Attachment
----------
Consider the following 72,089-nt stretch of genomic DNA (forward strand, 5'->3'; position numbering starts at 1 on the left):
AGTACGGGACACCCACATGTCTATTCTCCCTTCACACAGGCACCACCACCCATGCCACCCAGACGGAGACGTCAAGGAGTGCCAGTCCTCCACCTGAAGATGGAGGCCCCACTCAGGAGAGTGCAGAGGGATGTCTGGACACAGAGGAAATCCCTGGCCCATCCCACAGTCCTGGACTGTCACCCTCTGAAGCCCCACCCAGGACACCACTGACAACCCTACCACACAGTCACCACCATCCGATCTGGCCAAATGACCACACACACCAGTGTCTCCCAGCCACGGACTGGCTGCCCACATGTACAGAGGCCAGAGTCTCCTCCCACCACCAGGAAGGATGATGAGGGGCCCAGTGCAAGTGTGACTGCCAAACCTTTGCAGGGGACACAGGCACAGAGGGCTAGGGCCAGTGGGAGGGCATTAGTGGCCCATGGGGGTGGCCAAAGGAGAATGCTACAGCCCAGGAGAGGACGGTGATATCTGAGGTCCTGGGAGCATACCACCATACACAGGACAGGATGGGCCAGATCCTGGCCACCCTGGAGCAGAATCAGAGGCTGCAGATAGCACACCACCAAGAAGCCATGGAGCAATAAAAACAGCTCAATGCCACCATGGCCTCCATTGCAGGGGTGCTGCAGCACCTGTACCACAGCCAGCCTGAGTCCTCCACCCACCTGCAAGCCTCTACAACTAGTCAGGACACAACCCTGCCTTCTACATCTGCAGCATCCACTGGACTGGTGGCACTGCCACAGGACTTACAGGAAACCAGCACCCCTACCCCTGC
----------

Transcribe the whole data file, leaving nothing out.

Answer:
Consider the following 72,089-nt stretch of genomic DNA (forward strand, 5'->3'; position numbering starts at 1 on the left):
AGTACGGGACACCCACATGTCTATTCTCCCTTCACACAGGCACCACCACCCATGCCACCCAGACGGAGACGTCAAGGAGTGCCAGTCCTCCACCTGAAGATGGAGGCCCCACTCAGGAGAGTGCAGAGGGATGTCTGGACACAGAGGAAATCCCTGGCCCATCCCACAGTCCTGGACTGTCACCCTCTGAAGCCCCACCCAGGACACCACTGACAACCCTACCACACAGTCACCACCATCCGATCTGGCCAAATGACCACACACACCAGTGTCTCCCAGCCACGGACTGGCTGCCCACATGTACAGAGGCCAGAGTCTCCTCCCACCACCAGGAAGGATGATGAGGGGCCCAGTGCAAGTGTGACTGCCAAACCTTTGCAGGGGACACAGGCACAGAGGGCTAGGGCCAGTGGGAGGGCATTAGTGGCCCATGGGGGTGGCCAAAGGAGAATGCTACAGCCCAGGAGAGGACGGTGATATCTGAGGTCCTGGGAGCATACCACCATACACAGGACAGGATGGGCCAGATCCTGGCCACCCTGGAGCAGAATCAGAGGCTGCAGATAGCACACCACCAAGAAGCCATGGAGCAATAAAAACAGCTCAATGCCACCATGGCCTCCATTGCAGGGGTGCTGCAGCACCTGTACCACAGCCAGCCTGAGTCCTCCACCCACCTGCAAGCCTCTACAACTAGTCAGGACACAACCCTGCCTTCTACATCTGCAGCATCCACTGGACTGGTGGCACTGCCACAGGACTTACAGGAAACCAGCACCCCTACCCCTGC